Jose Clemente Orozco (1883 – 1949) was a Mexican painter. He was one of the most important representatives of Mexican muralism, he created numerous open-air murals, primarily in Mexico but also in the United States.

His best-known work is probably the mural “The Epic of American Civilization” in the library of Dartmouth College, New Hampshire, which he created between 1932 and 1934. Orozco was known for his intense and critical stance toward Mexican society and its ruling elite. His murals often reflect this attitude, as well as his socialist leanings.

Orozco was born in Zapotlán el Grande (now Jerez de García Salinas), Jalisco, the son of a shoemaker. He originally intended to become a doctor, but he abandoned his medical studies after a year and decided to become a painter instead. He began his artistic training at the age of 15 in Guadalajara and later studied art in Europe.

In 1907 he moved to Mexico City, where he came into contact with a group of intellectual artists known as “Los Contemporáneos”. This group was deeply influenced by French Post-Impressionism, as well as by the Mexican indigenous culture. They advocated an art that was accessible to the people and addressed social and political issues.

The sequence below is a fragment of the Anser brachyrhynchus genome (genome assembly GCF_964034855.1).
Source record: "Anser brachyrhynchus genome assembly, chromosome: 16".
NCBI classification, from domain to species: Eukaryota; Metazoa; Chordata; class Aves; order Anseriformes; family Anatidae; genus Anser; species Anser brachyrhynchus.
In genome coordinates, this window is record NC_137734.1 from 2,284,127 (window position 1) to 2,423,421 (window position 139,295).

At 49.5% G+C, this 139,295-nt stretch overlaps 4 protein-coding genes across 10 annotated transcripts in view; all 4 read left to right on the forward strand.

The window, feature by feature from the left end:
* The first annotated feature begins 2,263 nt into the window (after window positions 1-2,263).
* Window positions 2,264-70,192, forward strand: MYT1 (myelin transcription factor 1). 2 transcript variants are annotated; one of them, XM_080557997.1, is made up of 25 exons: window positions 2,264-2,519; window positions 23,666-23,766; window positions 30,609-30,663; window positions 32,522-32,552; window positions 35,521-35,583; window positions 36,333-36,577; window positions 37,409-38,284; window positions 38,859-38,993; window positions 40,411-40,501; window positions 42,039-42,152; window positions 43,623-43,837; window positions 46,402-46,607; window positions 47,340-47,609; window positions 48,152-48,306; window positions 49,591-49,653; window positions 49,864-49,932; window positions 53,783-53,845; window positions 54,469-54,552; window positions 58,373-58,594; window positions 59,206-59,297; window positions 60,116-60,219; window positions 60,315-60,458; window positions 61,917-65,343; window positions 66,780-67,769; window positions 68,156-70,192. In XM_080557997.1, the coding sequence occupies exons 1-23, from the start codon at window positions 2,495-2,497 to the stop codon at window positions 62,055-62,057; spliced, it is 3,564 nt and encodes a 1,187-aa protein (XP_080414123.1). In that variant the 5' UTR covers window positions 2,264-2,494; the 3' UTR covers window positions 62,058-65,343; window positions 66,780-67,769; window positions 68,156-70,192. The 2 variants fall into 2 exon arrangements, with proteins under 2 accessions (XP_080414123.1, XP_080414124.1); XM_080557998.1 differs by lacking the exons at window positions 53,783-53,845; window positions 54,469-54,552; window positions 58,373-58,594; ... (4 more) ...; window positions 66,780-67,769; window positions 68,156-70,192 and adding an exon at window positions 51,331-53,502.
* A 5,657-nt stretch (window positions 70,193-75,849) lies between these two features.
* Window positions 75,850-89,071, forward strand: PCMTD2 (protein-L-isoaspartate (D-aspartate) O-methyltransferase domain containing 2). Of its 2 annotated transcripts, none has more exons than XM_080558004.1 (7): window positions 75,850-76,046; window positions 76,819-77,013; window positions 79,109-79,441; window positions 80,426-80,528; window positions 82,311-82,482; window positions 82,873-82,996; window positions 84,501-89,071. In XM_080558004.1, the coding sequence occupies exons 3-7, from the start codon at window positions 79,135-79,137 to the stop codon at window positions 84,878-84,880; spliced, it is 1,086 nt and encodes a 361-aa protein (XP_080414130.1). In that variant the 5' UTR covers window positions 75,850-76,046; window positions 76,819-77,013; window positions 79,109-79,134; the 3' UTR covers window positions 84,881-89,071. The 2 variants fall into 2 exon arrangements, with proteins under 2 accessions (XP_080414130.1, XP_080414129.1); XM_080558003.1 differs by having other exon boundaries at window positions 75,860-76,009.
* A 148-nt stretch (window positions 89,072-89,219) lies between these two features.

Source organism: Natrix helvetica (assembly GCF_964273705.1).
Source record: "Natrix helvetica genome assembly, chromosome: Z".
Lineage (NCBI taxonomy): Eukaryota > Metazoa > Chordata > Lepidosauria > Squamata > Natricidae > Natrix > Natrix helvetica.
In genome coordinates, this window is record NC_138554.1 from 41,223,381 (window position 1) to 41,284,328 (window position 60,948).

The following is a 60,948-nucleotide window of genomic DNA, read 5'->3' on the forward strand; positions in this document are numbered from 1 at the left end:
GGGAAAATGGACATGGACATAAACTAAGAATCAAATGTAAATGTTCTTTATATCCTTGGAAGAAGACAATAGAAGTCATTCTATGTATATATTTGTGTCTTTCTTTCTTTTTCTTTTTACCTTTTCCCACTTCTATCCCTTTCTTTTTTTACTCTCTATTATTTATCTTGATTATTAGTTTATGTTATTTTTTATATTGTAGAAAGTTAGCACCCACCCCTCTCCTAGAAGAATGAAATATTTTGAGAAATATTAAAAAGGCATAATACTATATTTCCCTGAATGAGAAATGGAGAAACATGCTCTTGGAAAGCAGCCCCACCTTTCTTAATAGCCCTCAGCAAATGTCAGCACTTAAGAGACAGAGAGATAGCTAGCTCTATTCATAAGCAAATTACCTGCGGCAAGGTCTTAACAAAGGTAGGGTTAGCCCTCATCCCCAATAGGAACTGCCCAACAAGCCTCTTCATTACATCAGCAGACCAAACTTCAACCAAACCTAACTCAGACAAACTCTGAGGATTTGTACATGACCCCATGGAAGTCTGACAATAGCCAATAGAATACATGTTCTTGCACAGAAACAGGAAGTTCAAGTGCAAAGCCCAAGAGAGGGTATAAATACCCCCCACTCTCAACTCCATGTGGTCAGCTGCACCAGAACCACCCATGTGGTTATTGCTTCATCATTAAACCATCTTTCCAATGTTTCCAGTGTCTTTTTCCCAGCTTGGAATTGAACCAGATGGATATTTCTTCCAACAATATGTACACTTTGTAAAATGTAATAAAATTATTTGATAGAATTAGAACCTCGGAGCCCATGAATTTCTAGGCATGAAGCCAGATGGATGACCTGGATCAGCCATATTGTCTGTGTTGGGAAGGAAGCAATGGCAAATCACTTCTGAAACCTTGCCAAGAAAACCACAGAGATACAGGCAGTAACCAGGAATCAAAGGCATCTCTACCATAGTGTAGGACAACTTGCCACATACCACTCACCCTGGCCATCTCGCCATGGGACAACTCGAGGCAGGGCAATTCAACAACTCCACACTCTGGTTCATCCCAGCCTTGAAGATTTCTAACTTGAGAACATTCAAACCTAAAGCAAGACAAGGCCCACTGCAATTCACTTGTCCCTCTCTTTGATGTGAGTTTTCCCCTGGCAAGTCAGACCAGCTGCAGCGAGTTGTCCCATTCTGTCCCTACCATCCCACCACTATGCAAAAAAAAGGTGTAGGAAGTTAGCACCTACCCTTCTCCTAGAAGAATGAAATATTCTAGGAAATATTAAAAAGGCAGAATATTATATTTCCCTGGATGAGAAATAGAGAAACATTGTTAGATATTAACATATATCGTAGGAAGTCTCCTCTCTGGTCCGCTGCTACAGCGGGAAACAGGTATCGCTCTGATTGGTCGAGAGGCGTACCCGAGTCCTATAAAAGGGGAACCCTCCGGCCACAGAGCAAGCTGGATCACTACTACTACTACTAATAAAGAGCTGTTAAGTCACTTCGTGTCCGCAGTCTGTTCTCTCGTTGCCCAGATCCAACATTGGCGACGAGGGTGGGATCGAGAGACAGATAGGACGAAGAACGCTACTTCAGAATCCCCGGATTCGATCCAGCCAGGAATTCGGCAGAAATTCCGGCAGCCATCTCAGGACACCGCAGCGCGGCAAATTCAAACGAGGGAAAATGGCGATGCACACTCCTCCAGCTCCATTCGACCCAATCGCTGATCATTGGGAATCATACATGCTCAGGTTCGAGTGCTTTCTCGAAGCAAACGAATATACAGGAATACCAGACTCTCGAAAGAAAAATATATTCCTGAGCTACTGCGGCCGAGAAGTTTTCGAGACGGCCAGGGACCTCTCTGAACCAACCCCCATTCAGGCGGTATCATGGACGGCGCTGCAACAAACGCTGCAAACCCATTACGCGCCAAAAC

Orozco was deeply affected by the 1910 Mexican Revolution, which broke out shortly after he arrived in Mexico City. He became involved in the revolutionary movement, and his work began to reflect his socialist ideals. In 1912 he joined the Mexican Communist Party, but he left the party in 1918 because of disagreements with its policies.

During the 1920s Orozco developed a style that was uniquely his own, combining elements of Cubism, Futurism, and indigenous Mexican art. In 1922 he had his first solo exhibition at the Galería de Arte Moderno in Mexico City. His work from this period is characterized by its sharp angles, simplified forms, and bold use of color.

In the early 1930s Orozco lived and worked in the United States, where he was commissioned to create several murals. These include “The Epic of American Civilization” at Dartmouth College; “Prometheus” and “The Virtues of War” at the New School for Social Research in New York; and “Man, Controller of the Universe” at the Palace of Fine Arts in Mexico City.

Orozco returned to Mexico in 1934, and he continued to produce murals until his death in 1949. His later work is more subdued in color and form than his earlier work, and it often features dark, tragic subjects.